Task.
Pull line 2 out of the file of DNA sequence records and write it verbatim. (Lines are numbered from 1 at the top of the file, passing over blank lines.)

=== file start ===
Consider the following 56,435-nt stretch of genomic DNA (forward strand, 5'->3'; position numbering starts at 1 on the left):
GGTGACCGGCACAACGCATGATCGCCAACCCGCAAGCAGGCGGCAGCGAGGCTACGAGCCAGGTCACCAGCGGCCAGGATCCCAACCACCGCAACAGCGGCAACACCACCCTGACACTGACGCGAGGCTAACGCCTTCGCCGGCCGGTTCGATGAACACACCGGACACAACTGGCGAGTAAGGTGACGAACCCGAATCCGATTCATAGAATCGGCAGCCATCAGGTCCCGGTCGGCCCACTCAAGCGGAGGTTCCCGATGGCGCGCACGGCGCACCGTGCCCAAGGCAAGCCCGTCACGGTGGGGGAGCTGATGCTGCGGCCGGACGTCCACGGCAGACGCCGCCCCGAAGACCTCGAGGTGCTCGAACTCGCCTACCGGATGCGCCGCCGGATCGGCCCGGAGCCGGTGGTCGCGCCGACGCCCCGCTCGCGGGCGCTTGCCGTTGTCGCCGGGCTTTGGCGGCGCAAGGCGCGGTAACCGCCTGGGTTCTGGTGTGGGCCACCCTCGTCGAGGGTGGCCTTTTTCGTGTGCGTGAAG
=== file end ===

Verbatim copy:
GGTGACCGGCACAACGCATGATCGCCAACCCGCAAGCAGGCGGCAGCGAGGCTACGAGCCAGGTCACCAGCGGCCAGGATCCCAACCACCGCAACAGCGGCAACACCACCCTGACACTGACGCGAGGCTAACGCCTTCGCCGGCCGGTTCGATGAACACACCGGACACAACTGGCGAGTAAGGTGACGAACCCGAATCCGATTCATAGAATCGGCAGCCATCAGGTCCCGGTCGGCCCACTCAAGCGGAGGTTCCCGATGGCGCGCACGGCGCACCGTGCCCAAGGCAAGCCCGTCACGGTGGGGGAGCTGATGCTGCGGCCGGACGTCCACGGCAGACGCCGCCCCGAAGACCTCGAGGTGCTCGAACTCGCCTACCGGATGCGCCGCCGGATCGGCCCGGAGCCGGTGGTCGCGCCGACGCCCCGCTCGCGGGCGCTTGCCGTTGTCGCCGGGCTTTGGCGGCGCAAGGCGCGGTAACCGCCTGGGTTCTGGTGTGGGCCACCCTCGTCGAGGGTGGCCTTTTTCGTGTGCGTGAAG